More suitable methods than banning alcohol advertising

THE dangers of alcohol abuse are known, or should be known to most South Africans.

But banning alcohol advertisements amounts to a knee-jerk reaction to a complex social problem requiring level-headedness.

Health Minister Aaron Motsoaledi, though, is determined to use his sledgehammer to achieve his objective of banning alcohol advertisements because, in his view, excessive drinking, which he believes is the by-product of advertising, contributes to violence and other ills.

The truth is that we are a secular state. Our personal or religious beliefs should not have the slightest influence on the way we shape the fortunes of this country.

In other words, if I am religious or a traditionalist, and believe alcohol is bad, I should not allow government policy to be influenced by my personal beliefs.

Equally, if I am a concerned NGO, I should be able to say binge-drinking is bad without propagating the demise of other industries.

Instead of engaging in the tirade to flush out advertising agencies engaged in alcohol advertisements, the minister could play a collaborative role by suggesting an educational dimension be added to their advertisement campaigns, showing the negative aspects of alcoholism and the effects it has on society.

Those schooled in brand marketing are aware it is aimed at increasing awareness of a brand.

In the 1940s and 1950s and maybe even later, the then apartheid government banned Africans from drinking "white man's" liquor.

This gave rise to the mushrooming of sorghum beerhalls in most African townships from which the African men slaked their thirsts, and literally buried their sorrows in the drink.

The African intellectuals - teachers, lawyers, clerks, and politicians - enjoyed the luxury of "white man's liquor" in the newly-created sub-culture of shebeens. This, thanks to the system known as "bootlegging", which gave rise to the creation of shebeens.

And so the African under-class, barred by the racist regime from meaningful participation in the economic development of the country, was treated with disdain by the apartheid nanny state, barred from freely making free choices as to whether they would want to drink or not.

They were, through legislation, told "white liquor" was not good for them, and that sorghum beer was.

What was the outcome of this prohibition?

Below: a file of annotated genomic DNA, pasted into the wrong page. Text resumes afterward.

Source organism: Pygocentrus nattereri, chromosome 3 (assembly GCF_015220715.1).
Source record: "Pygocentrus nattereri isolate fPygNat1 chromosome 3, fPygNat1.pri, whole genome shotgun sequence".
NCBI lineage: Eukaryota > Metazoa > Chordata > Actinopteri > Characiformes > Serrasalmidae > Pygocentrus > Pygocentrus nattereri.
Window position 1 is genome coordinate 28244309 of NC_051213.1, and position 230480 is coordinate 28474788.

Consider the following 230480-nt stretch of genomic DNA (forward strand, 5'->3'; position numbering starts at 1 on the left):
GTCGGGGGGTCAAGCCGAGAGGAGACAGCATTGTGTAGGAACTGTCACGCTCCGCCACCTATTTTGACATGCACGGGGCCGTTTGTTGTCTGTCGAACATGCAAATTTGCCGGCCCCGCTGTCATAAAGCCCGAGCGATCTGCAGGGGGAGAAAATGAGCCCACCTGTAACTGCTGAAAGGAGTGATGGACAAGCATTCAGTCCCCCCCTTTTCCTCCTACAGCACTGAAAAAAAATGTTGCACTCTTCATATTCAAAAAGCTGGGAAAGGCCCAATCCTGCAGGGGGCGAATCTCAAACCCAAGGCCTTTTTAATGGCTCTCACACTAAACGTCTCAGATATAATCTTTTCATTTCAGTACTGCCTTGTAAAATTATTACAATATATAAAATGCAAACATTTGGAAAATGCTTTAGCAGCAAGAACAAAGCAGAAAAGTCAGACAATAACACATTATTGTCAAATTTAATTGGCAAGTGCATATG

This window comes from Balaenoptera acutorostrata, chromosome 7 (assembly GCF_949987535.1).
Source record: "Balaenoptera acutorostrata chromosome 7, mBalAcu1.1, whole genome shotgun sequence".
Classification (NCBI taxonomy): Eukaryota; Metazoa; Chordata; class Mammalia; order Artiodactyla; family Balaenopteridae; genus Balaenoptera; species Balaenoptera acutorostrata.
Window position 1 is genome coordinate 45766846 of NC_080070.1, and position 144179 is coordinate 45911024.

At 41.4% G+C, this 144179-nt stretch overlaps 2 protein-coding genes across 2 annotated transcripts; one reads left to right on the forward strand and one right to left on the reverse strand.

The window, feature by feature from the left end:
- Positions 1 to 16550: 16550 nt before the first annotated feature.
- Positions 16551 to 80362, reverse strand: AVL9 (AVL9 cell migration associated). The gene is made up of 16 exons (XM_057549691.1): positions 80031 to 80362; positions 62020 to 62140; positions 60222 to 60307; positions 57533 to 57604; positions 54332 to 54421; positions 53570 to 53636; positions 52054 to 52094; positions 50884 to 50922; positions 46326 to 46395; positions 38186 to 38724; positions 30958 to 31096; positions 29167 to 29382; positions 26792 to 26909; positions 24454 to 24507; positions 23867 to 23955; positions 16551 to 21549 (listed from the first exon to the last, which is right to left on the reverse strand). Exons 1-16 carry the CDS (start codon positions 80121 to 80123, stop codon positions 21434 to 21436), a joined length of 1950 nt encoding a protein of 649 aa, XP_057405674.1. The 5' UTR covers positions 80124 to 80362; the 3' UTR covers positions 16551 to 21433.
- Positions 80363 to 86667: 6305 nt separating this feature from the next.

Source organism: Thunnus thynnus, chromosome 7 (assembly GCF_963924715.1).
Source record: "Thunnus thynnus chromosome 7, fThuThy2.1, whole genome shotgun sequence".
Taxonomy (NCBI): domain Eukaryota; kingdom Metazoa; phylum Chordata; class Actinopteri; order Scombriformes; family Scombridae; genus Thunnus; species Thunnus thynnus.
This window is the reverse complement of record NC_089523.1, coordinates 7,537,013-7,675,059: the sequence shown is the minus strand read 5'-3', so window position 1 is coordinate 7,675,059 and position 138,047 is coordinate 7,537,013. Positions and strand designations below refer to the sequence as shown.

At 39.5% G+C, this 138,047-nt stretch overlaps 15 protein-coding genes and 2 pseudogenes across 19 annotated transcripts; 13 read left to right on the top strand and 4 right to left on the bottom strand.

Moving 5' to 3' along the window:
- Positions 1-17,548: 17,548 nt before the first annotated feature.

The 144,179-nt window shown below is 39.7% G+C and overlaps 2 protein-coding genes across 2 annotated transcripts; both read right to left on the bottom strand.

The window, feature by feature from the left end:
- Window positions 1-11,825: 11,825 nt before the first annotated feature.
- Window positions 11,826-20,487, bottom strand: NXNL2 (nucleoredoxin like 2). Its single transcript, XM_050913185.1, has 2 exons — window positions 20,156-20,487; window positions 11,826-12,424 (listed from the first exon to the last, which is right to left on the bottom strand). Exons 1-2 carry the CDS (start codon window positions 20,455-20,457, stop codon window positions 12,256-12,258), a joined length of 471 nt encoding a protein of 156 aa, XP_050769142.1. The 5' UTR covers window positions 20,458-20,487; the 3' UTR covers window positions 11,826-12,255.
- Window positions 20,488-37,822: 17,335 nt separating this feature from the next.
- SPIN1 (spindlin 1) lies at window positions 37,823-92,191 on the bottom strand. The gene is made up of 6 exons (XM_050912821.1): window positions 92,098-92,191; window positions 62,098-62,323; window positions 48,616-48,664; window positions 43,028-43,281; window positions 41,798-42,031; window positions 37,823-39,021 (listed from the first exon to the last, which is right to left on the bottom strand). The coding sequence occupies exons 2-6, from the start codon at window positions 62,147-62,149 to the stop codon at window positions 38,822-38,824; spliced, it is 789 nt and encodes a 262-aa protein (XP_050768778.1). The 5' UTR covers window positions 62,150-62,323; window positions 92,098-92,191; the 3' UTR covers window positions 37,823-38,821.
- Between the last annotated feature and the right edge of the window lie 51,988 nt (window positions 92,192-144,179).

The prohibition of the "white man's" liquor meant Africans relentlessly went about their binge-drinking in the most self-destructive manner, almost as if to cock a snook at those who undermined their thinking patterns. The ban, rather than curbing their drinking habits, achieved the opposite effect.

The Africans sought and found ways to beat and abuse the system, drinking themselves in the process to early graves.

The point about this ban was that grown-ups were not treated as grown-ups; they were treated as automatons by the apartheid nanny state.

They were treated as if they did not have enough capacity to think for themselves, and only the government knew best what was good for them.

When you treat people as unthinking people, the outcomes are often disastrous.

Banning alcohol advertisements with the hope the ban will reduce drinking patterns is no different from the way the nanny apartheid system treated African people.

This amounts to undermining the thinking capacity of people; failing to treat them as grown-ups capable of making informed decisions and distinguishing between right and wrong.

Instead, by making available teaching resources to communities about the pros and cons of alcohol, the minister will be empowering people to make informed choices.

And this is what government, in partnership with advertising agencies, should be doing in a collective effort to curb binge-drinking in our society.

  • Mdhlela is an Anglican priest and freelance writer

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